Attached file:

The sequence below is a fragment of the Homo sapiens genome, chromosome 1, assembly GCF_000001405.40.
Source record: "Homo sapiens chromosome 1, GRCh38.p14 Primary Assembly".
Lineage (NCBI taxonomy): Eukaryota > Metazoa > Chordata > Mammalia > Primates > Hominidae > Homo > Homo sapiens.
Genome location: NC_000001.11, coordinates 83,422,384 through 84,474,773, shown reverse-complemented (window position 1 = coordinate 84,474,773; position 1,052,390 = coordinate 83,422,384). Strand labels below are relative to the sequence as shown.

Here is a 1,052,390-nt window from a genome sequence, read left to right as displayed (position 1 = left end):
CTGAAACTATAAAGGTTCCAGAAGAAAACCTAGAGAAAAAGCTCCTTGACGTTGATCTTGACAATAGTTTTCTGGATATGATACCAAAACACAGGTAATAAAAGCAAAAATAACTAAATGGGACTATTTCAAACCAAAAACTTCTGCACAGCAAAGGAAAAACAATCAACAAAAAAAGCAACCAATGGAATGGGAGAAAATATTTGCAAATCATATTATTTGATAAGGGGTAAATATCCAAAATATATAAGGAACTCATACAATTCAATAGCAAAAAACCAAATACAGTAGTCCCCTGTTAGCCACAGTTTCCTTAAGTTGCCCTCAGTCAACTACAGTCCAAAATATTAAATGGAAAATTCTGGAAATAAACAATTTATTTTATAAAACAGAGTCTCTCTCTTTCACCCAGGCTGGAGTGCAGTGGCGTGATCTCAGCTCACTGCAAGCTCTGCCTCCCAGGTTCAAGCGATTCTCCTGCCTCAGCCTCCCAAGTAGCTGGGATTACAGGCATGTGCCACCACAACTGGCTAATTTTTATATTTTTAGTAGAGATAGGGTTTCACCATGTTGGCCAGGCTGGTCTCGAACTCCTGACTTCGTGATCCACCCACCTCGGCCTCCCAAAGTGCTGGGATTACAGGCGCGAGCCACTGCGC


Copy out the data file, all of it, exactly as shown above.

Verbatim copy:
The sequence below is a fragment of the Homo sapiens genome, chromosome 1, assembly GCF_000001405.40.
Source record: "Homo sapiens chromosome 1, GRCh38.p14 Primary Assembly".
Lineage (NCBI taxonomy): Eukaryota > Metazoa > Chordata > Mammalia > Primates > Hominidae > Homo > Homo sapiens.
Genome location: NC_000001.11, coordinates 83,422,384 through 84,474,773, shown reverse-complemented (window position 1 = coordinate 84,474,773; position 1,052,390 = coordinate 83,422,384). Strand labels below are relative to the sequence as shown.

Here is a 1,052,390-nt window from a genome sequence, read left to right as displayed (position 1 = left end):
CTGAAACTATAAAGGTTCCAGAAGAAAACCTAGAGAAAAAGCTCCTTGACGTTGATCTTGACAATAGTTTTCTGGATATGATACCAAAACACAGGTAATAAAAGCAAAAATAACTAAATGGGACTATTTCAAACCAAAAACTTCTGCACAGCAAAGGAAAAACAATCAACAAAAAAAGCAACCAATGGAATGGGAGAAAATATTTGCAAATCATATTATTTGATAAGGGGTAAATATCCAAAATATATAAGGAACTCATACAATTCAATAGCAAAAAACCAAATACAGTAGTCCCCTGTTAGCCACAGTTTCCTTAAGTTGCCCTCAGTCAACTACAGTCCAAAATATTAAATGGAAAATTCTGGAAATAAACAATTTATTTTATAAAACAGAGTCTCTCTCTTTCACCCAGGCTGGAGTGCAGTGGCGTGATCTCAGCTCACTGCAAGCTCTGCCTCCCAGGTTCAAGCGATTCTCCTGCCTCAGCCTCCCAAGTAGCTGGGATTACAGGCATGTGCCACCACAACTGGCTAATTTTTATATTTTTAGTAGAGATAGGGTTTCACCATGTTGGCCAGGCTGGTCTCGAACTCCTGACTTCGTGATCCACCCACCTCGGCCTCCCAAAGTGCTGGGATTACAGGCGCGAGCCACTGCGC